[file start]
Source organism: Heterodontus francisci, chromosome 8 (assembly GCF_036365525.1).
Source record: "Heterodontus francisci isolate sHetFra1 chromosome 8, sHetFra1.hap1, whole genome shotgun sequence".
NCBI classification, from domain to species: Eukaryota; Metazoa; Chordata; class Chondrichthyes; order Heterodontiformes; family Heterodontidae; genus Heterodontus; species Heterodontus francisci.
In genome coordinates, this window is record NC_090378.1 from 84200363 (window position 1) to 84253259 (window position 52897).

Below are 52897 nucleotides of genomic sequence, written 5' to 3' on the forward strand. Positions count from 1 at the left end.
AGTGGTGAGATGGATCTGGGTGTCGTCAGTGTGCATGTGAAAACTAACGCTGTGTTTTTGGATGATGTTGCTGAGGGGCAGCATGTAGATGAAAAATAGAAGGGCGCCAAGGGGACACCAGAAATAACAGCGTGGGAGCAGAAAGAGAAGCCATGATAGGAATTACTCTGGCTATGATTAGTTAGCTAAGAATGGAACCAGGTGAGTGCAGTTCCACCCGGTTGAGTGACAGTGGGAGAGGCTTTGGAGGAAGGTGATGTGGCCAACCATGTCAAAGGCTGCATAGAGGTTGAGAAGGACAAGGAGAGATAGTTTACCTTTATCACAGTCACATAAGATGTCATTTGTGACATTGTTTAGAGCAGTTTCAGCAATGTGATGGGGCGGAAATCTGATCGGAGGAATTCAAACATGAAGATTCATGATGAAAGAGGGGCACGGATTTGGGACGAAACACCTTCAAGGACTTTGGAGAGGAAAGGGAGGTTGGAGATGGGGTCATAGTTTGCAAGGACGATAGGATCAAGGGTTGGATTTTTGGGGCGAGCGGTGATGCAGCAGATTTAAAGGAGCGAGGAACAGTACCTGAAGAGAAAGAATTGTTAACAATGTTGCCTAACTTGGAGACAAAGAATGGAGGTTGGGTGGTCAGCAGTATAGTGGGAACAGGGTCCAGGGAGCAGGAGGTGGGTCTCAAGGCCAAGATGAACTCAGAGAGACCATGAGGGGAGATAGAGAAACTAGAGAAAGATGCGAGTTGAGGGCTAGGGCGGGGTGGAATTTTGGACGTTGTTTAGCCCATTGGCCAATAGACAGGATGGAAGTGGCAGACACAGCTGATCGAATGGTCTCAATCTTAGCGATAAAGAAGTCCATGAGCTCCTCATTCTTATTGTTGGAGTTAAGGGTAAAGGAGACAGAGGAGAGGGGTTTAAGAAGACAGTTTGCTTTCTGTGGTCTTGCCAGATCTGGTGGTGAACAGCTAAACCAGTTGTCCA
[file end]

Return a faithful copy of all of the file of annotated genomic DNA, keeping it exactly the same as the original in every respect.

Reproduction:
Source organism: Heterodontus francisci, chromosome 8 (assembly GCF_036365525.1).
Source record: "Heterodontus francisci isolate sHetFra1 chromosome 8, sHetFra1.hap1, whole genome shotgun sequence".
NCBI classification, from domain to species: Eukaryota; Metazoa; Chordata; class Chondrichthyes; order Heterodontiformes; family Heterodontidae; genus Heterodontus; species Heterodontus francisci.
In genome coordinates, this window is record NC_090378.1 from 84200363 (window position 1) to 84253259 (window position 52897).

Below are 52897 nucleotides of genomic sequence, written 5' to 3' on the forward strand. Positions count from 1 at the left end.
AGTGGTGAGATGGATCTGGGTGTCGTCAGTGTGCATGTGAAAACTAACGCTGTGTTTTTGGATGATGTTGCTGAGGGGCAGCATGTAGATGAAAAATAGAAGGGCGCCAAGGGGACACCAGAAATAACAGCGTGGGAGCAGAAAGAGAAGCCATGATAGGAATTACTCTGGCTATGATTAGTTAGCTAAGAATGGAACCAGGTGAGTGCAGTTCCACCCGGTTGAGTGACAGTGGGAGAGGCTTTGGAGGAAGGTGATGTGGCCAACCATGTCAAAGGCTGCATAGAGGTTGAGAAGGACAAGGAGAGATAGTTTACCTTTATCACAGTCACATAAGATGTCATTTGTGACATTGTTTAGAGCAGTTTCAGCAATGTGATGGGGCGGAAATCTGATCGGAGGAATTCAAACATGAAGATTCATGATGAAAGAGGGGCACGGATTTGGGACGAAACACCTTCAAGGACTTTGGAGAGGAAAGGGAGGTTGGAGATGGGGTCATAGTTTGCAAGGACGATAGGATCAAGGGTTGGATTTTTGGGGCGAGCGGTGATGCAGCAGATTTAAAGGAGCGAGGAACAGTACCTGAAGAGAAAGAATTGTTAACAATGTTGCCTAACTTGGAGACAAAGAATGGAGGTTGGGTGGTCAGCAGTATAGTGGGAACAGGGTCCAGGGAGCAGGAGGTGGGTCTCAAGGCCAAGATGAACTCAGAGAGACCATGAGGGGAGATAGAGAAACTAGAGAAAGATGCGAGTTGAGGGCTAGGGCGGGGTGGAATTTTGGACGTTGTTTAGCCCATTGGCCAATAGACAGGATGGAAGTGGCAGACACAGCTGATCGAATGGTCTCAATCTTAGCGATAAAGAAGTCCATGAGCTCCTCATTCTTATTGTTGGAGTTAAGGGTAAAGGAGACAGAGGAGAGGGGTTTAAGAAGACAGTTTGCTTTCTGTGGTCTTGCCAGATCTGGTGGTGAACAGCTAAACCAGTTGTCCA